Sevilla live up to reputation as they edge out Inter in thrilling Europa League Final

A wonderful headed double from Luuk de Jong as well as an acrobatic effort from Diego Carlos (helped by a Lukaku deflection) led Sevilla to their sixth title, despite Lukaku and Godin’s goals as well as a flurry of second half chances for Inter.

Lukaku’s penalty, won after he was fouled by Diego Carlos, put Inter ahead early on, but within ten minutes Luuk de Jong had dived in front of De Vrij to head a Navas cross home.

A frantic and fiery first half ensued, with Danilo d’Ambrosio missing the best of the chances having been put through on goal by Ashley Young.

Just after the half-hour mark, De Jong scored his second – an astonishing header from a Banega free kick, only to see Godin equalise in a simpler manner from an eerily similar free kick minutes later.

The second half was more subdued, but saw Gagliardini and especially Lukaku, who missed a one-on-one, spurning chances. Reguilon at the other end shot from close range into the side netting after some fine work to beat Godin.

It was Diego Carlos, the author of the penalty on Lukaku, who would score the winner, striking a bicycle kick into the outstretched leg of the very same Lukaku – a moment that almost seemed scripted.

Inter’s desperation grew, but neither Sanchez, who had a shot saved on the line by Kounde, nor Candreva, who shot from close range at Bounou, could prevent Lopetegui from lifting his first title as manager.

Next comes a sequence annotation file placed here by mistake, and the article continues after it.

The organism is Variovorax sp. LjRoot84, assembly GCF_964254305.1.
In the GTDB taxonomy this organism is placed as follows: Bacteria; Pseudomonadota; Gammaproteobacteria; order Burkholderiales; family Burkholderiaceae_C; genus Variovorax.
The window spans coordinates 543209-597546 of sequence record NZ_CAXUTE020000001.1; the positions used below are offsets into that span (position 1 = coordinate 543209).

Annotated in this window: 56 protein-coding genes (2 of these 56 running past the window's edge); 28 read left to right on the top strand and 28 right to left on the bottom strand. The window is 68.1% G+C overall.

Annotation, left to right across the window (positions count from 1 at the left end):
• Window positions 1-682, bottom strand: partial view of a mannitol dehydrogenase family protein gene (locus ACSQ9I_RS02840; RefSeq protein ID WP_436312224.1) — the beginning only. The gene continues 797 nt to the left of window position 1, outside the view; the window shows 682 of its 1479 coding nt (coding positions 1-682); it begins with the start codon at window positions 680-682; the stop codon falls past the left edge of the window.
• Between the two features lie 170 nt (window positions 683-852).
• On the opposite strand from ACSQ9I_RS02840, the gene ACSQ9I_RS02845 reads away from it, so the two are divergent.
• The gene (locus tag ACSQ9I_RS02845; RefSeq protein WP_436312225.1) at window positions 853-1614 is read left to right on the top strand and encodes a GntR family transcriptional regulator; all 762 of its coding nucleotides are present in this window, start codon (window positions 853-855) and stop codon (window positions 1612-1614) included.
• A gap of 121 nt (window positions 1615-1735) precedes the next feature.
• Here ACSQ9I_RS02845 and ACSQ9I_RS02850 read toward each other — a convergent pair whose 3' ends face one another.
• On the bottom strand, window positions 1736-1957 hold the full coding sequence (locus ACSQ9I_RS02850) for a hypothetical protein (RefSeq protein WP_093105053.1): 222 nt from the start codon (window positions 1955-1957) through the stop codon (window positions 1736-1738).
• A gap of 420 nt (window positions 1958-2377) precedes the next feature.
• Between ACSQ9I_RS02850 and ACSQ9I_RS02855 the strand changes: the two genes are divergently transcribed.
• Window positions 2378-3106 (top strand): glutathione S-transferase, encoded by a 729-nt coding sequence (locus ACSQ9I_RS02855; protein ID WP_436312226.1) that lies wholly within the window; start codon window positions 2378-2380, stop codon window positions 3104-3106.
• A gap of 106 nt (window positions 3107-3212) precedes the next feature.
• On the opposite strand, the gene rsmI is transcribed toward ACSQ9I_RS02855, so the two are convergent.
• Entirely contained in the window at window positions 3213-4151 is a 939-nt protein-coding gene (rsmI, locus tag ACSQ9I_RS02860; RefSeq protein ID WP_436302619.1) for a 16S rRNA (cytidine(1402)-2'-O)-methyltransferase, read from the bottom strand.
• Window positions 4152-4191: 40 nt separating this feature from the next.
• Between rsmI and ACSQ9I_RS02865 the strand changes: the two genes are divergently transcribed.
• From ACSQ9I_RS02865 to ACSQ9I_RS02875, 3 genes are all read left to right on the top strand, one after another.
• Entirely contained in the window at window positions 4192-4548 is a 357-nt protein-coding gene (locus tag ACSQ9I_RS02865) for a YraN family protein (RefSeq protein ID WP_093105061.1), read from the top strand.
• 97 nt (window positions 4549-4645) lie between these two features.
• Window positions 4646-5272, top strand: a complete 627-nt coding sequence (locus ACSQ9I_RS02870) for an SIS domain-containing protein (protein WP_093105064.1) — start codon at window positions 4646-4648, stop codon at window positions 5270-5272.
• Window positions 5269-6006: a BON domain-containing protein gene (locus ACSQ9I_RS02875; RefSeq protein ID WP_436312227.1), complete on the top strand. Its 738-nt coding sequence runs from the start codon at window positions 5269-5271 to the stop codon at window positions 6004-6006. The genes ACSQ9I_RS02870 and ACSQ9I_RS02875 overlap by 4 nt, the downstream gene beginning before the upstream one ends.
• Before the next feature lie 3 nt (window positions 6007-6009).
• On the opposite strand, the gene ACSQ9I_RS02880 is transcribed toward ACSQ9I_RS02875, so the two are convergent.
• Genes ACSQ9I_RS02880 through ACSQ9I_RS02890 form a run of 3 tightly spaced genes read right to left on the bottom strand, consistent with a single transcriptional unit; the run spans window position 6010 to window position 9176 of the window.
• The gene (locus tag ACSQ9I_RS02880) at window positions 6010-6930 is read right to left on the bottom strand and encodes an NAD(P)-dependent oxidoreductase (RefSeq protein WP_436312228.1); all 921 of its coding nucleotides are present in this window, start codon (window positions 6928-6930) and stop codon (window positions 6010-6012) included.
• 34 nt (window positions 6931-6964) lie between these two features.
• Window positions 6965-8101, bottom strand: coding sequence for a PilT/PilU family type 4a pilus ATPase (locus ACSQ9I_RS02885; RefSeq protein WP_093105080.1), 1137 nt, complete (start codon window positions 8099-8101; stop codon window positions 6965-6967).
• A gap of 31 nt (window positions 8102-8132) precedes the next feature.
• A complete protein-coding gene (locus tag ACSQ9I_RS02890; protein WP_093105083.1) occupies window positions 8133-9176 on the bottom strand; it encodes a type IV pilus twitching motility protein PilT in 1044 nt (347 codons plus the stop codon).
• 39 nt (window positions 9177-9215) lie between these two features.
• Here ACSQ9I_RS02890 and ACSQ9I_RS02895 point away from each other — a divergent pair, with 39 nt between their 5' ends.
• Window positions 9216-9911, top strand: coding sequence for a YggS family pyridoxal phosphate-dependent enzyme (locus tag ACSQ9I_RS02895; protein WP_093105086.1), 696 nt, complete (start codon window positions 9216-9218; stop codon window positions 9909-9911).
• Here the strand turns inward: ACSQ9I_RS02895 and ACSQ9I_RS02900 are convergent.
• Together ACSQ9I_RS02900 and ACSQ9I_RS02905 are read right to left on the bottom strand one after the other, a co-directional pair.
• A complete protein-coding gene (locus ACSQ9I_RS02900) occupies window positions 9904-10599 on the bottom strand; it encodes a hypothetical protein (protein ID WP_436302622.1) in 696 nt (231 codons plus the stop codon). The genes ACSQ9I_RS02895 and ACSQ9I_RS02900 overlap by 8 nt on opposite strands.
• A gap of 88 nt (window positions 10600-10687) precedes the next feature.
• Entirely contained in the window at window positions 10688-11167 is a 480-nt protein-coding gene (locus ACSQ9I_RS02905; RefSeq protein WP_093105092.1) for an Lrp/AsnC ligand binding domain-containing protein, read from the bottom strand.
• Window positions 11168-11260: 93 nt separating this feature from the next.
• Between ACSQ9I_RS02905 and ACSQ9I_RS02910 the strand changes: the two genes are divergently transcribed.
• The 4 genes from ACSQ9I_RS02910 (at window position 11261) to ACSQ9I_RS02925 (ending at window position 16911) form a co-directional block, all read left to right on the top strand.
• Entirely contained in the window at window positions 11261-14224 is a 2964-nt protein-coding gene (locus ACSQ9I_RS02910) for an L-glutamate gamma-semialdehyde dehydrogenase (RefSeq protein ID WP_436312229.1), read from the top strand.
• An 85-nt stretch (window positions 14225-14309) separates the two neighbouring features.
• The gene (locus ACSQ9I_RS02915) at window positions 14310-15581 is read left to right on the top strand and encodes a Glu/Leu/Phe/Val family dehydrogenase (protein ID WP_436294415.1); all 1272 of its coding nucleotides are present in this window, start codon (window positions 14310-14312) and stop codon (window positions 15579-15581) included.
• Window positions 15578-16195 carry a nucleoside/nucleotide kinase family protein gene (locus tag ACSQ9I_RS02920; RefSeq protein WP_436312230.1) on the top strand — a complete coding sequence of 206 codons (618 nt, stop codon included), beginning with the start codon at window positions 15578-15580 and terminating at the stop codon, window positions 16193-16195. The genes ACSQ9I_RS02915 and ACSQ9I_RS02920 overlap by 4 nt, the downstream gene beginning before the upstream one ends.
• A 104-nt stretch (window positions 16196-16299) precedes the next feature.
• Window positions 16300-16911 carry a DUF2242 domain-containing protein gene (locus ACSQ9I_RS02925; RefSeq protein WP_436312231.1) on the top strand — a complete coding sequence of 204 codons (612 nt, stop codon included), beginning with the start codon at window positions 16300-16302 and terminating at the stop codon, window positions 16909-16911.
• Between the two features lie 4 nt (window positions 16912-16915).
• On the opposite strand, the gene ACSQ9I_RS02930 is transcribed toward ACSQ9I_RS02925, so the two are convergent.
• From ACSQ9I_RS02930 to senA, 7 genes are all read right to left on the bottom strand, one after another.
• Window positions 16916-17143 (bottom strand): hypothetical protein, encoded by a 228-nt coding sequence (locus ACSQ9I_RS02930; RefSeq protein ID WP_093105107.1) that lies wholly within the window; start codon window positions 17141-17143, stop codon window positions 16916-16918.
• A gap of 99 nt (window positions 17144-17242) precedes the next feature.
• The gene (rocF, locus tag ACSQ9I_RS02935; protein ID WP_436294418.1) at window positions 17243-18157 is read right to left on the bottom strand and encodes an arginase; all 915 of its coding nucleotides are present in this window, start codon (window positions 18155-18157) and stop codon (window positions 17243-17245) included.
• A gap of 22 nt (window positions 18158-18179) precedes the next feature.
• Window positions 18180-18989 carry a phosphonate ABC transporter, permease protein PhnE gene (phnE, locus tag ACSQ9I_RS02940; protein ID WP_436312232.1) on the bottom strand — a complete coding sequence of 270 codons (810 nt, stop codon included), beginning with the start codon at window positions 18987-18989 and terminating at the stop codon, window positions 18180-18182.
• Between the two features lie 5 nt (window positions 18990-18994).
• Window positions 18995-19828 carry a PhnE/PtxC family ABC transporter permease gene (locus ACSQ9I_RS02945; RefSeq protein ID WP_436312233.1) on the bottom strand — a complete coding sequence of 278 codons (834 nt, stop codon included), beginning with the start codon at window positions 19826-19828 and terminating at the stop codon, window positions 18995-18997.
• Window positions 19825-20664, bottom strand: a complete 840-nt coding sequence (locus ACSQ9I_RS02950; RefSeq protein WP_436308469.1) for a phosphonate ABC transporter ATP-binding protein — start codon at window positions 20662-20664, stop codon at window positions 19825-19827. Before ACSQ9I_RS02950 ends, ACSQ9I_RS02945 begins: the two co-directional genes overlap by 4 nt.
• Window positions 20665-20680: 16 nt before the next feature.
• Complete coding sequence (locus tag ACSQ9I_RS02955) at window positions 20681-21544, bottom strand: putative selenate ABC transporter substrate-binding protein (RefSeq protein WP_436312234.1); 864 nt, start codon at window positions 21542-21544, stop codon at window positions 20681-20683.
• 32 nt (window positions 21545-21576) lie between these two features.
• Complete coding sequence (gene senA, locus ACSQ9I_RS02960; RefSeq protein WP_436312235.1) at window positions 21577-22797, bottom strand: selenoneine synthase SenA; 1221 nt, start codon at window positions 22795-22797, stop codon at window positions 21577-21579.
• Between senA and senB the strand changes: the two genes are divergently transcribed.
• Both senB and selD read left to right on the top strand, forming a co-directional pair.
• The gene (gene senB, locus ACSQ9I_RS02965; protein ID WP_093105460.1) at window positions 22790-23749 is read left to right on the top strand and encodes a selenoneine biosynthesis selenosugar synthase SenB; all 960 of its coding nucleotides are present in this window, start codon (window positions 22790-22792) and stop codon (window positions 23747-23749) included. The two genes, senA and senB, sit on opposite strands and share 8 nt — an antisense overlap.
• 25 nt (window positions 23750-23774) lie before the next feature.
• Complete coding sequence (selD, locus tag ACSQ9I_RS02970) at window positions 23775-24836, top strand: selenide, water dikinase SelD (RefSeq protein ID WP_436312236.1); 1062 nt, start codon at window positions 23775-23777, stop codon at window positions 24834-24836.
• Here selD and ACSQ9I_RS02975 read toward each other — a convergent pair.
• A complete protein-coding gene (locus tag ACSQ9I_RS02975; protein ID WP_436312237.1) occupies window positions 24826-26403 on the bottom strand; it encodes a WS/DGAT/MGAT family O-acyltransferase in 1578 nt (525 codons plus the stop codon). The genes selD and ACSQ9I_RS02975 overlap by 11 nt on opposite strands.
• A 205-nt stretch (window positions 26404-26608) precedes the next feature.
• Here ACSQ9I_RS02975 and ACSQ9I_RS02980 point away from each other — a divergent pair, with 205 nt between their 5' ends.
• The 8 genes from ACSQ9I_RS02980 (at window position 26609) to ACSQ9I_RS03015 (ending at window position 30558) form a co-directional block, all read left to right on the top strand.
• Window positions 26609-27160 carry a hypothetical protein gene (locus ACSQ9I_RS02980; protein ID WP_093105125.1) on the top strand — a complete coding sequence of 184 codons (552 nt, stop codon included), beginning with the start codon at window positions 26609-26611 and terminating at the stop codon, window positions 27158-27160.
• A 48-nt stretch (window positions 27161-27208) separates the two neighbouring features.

Build up

Sevilla, as is well known, are no strangers to this competition. Under Unai Emery, they won the Europe League in three consecutive seasons, making them the most successful side that the competition has ever seen. Much has changed, though, from the Emery years. Only Ever Banega remains, while nine of the starting line-up for the final have been with Sevilla for less than a season.

Inter, meanwhile, have not won a trophy of any kind since a Coppa Italia win in 2011, but this year were able to finally challenge for Serie A after a long period in the footballing wilderness. For Inter, a win here would have been the clear symbolic mark of their comeback, one that has seen changes of ownership and, recently, plenty of investment.

It was a crucial match for both managers too. Lopetegui had this fixture (and tournament) pinned for his redemption arc after the debacle of 2018, in which he lost the Spain job weeks before the World Cup, leaving it for Real Madrid, a team which sacked him swiftly after. Conte entered this match under intense pressure – a pressure completely of his own making after an extraordinary outburst against the club a couple of weeks ago, but pressure nonetheless. Much, therefore, was riding on the match and all of its internal battles of tactics and personnel: Lopetegui’s possession against Conte’s intesnsity and circuits; Lukaku and Lautaro, such a prolific pairing this season, against the inexperienced Sevilla centre-backs; Navas and the highly sought after Reguilon against the Inter wingback, to mention just a few.

The match

After three minutes, at least one of those battles seemed to have been won already. Barella poked a ball through for Lukaku who eased past Diego Carlos – Carlos then resorted to fouling him over a period of several seconds, only properly succeeding to do so in the penalty area. It was the third penalty that he has given away in as many games. Inter players appealed for a red card – it cannot be said that Carlos made an attempt to get the ball – but had to be content only with an early lead.